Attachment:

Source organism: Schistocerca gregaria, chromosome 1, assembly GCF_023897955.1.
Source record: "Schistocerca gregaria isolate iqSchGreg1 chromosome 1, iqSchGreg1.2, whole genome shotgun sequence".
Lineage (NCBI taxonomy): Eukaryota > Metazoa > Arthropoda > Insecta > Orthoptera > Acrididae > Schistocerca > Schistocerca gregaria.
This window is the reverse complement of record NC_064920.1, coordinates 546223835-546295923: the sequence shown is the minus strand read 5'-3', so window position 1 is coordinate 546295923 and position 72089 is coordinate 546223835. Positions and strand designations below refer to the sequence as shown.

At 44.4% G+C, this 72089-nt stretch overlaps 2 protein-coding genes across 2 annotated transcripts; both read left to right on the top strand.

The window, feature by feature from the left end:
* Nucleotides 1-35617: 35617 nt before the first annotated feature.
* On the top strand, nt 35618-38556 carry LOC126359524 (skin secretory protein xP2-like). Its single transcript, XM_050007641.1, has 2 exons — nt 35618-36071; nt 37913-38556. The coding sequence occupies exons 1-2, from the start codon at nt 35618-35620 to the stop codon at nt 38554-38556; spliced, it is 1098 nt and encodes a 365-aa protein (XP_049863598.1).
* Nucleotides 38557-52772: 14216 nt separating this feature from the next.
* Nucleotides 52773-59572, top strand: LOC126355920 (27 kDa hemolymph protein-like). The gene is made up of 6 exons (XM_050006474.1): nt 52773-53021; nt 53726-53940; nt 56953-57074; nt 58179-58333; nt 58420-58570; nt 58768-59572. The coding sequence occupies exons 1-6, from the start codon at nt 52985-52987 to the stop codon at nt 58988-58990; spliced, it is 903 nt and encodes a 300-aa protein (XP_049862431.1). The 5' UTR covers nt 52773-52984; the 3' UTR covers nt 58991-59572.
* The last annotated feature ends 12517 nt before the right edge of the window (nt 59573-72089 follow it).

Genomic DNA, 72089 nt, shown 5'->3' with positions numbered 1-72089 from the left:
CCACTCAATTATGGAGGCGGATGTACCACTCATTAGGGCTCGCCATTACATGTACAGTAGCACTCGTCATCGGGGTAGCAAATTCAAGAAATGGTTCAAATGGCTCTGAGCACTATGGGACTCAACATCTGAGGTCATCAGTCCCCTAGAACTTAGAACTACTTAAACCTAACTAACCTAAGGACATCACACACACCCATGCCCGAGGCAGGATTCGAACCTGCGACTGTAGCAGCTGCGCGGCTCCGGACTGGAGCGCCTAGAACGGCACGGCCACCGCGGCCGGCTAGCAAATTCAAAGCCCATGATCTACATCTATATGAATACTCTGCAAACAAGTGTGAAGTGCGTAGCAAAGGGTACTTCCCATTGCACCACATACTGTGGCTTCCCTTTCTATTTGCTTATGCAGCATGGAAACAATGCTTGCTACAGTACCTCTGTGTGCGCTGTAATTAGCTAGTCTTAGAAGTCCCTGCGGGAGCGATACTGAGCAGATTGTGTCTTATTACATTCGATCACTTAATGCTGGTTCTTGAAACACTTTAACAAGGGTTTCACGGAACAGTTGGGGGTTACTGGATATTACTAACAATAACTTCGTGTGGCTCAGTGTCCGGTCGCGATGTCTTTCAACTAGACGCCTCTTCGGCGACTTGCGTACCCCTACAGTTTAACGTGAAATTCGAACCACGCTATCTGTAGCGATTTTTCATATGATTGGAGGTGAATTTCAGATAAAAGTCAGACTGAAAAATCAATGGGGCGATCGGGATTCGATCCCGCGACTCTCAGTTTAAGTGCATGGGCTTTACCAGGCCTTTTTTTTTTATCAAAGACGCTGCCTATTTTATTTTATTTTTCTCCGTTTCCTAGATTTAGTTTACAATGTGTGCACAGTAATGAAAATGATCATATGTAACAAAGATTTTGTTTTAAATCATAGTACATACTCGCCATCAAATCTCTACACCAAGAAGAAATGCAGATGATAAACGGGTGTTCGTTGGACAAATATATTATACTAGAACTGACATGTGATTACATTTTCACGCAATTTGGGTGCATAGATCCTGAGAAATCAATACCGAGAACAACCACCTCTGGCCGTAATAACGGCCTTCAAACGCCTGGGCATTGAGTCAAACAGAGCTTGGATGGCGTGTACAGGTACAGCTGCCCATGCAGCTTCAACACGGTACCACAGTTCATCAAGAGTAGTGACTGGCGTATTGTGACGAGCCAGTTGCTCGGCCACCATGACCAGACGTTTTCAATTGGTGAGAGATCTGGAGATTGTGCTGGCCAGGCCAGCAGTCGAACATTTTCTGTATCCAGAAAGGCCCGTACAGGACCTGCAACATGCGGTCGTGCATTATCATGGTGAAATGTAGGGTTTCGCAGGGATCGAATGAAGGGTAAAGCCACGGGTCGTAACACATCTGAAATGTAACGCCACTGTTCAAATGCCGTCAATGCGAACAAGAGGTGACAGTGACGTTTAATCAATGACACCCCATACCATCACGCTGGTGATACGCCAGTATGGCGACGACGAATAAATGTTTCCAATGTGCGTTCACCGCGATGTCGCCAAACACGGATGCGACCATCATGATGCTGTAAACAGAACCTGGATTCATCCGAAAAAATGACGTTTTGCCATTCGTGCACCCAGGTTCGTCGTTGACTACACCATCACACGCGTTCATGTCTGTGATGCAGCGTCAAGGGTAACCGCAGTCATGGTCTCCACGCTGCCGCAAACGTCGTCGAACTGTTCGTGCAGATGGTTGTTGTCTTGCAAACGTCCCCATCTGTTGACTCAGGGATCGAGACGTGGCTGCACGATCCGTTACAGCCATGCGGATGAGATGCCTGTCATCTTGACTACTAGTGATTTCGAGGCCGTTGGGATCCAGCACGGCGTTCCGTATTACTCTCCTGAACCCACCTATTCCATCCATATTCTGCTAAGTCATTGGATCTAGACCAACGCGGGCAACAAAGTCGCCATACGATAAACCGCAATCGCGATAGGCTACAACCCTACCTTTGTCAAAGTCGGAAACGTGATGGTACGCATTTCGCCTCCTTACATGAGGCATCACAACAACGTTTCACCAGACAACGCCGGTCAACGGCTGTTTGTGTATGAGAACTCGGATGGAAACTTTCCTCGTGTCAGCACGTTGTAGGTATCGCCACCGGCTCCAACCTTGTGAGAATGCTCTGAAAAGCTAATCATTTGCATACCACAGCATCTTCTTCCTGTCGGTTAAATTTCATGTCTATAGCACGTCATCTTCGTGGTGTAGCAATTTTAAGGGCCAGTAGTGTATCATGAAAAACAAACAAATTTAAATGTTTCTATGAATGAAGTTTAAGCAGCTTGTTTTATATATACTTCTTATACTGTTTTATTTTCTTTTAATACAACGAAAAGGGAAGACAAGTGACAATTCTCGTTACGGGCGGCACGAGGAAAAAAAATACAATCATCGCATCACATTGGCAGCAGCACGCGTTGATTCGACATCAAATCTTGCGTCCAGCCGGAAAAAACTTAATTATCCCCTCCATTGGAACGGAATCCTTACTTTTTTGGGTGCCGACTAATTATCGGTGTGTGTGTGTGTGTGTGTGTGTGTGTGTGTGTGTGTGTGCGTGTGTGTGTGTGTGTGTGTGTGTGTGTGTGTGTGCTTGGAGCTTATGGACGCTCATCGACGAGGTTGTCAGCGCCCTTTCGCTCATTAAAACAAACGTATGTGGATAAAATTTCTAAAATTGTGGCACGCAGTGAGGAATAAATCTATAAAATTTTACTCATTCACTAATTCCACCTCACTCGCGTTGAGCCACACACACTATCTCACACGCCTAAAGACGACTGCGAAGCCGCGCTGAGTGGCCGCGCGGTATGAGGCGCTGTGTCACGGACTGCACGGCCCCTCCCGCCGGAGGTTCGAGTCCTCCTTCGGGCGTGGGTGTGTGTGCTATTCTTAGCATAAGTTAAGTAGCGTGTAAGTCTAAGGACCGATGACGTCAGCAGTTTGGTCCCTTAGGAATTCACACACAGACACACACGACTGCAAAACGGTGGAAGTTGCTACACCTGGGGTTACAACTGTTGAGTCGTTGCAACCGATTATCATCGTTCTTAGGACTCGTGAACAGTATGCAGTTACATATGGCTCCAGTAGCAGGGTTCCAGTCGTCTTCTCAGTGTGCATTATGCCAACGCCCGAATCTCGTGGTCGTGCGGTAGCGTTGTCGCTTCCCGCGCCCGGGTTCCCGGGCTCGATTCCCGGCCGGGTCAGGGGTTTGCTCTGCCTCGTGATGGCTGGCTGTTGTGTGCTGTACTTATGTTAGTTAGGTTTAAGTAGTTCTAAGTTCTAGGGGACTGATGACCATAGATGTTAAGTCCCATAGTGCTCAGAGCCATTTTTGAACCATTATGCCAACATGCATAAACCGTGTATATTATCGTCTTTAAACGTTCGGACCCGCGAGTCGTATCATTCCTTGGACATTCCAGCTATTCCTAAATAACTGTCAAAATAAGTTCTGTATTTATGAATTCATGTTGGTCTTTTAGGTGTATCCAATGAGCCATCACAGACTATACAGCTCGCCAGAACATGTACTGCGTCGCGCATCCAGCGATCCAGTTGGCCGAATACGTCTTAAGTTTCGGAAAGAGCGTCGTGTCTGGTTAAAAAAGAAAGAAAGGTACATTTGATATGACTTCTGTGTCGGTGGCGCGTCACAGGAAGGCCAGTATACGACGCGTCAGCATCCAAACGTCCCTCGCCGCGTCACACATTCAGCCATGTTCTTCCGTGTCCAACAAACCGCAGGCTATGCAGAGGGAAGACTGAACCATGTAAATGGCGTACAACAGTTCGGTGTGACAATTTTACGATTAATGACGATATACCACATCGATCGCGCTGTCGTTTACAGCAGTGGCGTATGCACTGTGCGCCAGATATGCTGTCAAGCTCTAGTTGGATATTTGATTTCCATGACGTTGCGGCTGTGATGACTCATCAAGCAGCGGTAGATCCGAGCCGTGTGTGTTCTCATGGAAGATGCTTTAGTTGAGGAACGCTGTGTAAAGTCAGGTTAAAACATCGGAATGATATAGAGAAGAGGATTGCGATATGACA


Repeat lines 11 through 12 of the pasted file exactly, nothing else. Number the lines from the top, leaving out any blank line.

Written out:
* The last annotated feature ends 12517 nt before the right edge of the window (nt 59573-72089 follow it).

Genomic DNA, 72089 nt, shown 5'->3' with positions numbered 1-72089 from the left: